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Anime Festival Asia 2012 Impressions

We visit the new and improved AFA

16 November, 2012 by

Another AFA weekend has come and gone, as crowds thronged the Singapore EXPO in search of anime merchandise, and festivities lasted into the night fueled by Japanese pop music. Of course, Supermerlion was there as witness to it all. As the festival made its move from the familiar Suntec to new (bigger) venue, what improved and what didn’t?

Reaching the venue at noon on Saturday proved to be a miscalculation. We were under the impression that was a decent time to start, since the crowd might have started to taper off, but we were wrong. The crowd was at full force, with queues snaking around the outside of hall 7 for the entry tickets and queues everywhere even as you got in. It wasn’t very pleasant to enter at this time; half the crowd was moving and the other half standing to queue.

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Singaporeans love queueing, so AFA is great.

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The first thing you see as you come in.

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Engrish exists everywhere.

Booth-wise, AFA2012 was definitely an improvement over the previous years. With an expanded artists’ section called the Creators Hub and the Japan Future Entertainment Zone hosting major entertainment companies like Amuse and Horipro, there was room for big and small players. These were also where a lot of the signings were held, including one we participated in, the BABYMETAL signature event.

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The Perfume booth had AR apps on iPads.

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Testing out the Perfume Augmented Reality app.

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Otaku Camera maker Tokyo Otaku Mode had a booth as well.

The small booth sizes were really apparent once the signing events were under way. Queues snaked around the booths, blocking the merchandizing counters and crowds swelled to overwhelming numbers once the actual celebrities were in attendance. While this would not usually be a problem, the booth and everything around it came to a standstill because no one could get anywhere. Hopefully there’s a solution on the horizon to remedy this.

The Canon stage was a mini-exhibition of shots taken using Canon DSLR systems, and doubled as a stage to hype up some of the guests with sporadic appearances.  There was also a display of the new Canon EOS M systems for anyone so inclined to test it out. Not a bad idea on Canon’s part, seeing as so many photography hobbyists were in attendance.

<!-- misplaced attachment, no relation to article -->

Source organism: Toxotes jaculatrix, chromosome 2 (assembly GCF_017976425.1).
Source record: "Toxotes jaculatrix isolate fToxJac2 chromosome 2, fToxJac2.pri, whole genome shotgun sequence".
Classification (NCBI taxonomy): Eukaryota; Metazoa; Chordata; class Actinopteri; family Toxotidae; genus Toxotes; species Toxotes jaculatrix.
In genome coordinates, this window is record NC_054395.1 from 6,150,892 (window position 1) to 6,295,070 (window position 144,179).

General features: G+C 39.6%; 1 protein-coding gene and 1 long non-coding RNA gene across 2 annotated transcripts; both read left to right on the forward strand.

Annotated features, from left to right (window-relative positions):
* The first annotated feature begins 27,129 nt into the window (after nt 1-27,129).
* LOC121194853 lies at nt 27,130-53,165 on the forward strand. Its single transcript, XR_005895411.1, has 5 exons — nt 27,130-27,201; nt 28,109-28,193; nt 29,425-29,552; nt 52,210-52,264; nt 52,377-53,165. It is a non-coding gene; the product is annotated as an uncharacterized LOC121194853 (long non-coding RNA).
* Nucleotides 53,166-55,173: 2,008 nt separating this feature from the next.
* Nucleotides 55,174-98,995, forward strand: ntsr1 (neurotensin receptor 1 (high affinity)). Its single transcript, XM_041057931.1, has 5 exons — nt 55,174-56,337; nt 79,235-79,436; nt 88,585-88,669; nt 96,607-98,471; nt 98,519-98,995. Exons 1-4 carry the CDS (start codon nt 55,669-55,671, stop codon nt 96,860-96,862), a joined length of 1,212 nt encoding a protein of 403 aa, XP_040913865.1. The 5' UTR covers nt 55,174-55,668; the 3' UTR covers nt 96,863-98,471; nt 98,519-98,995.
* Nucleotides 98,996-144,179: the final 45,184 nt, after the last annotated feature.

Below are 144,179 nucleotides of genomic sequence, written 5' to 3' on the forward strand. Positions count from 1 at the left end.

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Gage trying out the EOS M camera.

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A slightly depressed pink Zaku.

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Also popular, Gundam figurines.

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Bandai had a booth to cater to builders, too.

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Wigs on creepy heads.

One of the low points of AFA2012 was the lack of information at the actual venue. Individual booths in the Entertainment Zone had their own events with artist appearances and talk segments, but the given brochure for AFA only really listed the ‘bigger’ events.

Much of this information was on the Internet, but the ridiculously huge crowd made it impossible to access any of that information on a mobile Internet connection. While you could get brochures detailing this information at each booth itself, having it only available at the booths seems a little counterproductive to any sort of pre-planning.

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Panasonic was keen to capitalize on product placement in anime.

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The Sony booth selling Sony artist goods.

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A Marble Collection model roaming the grounds.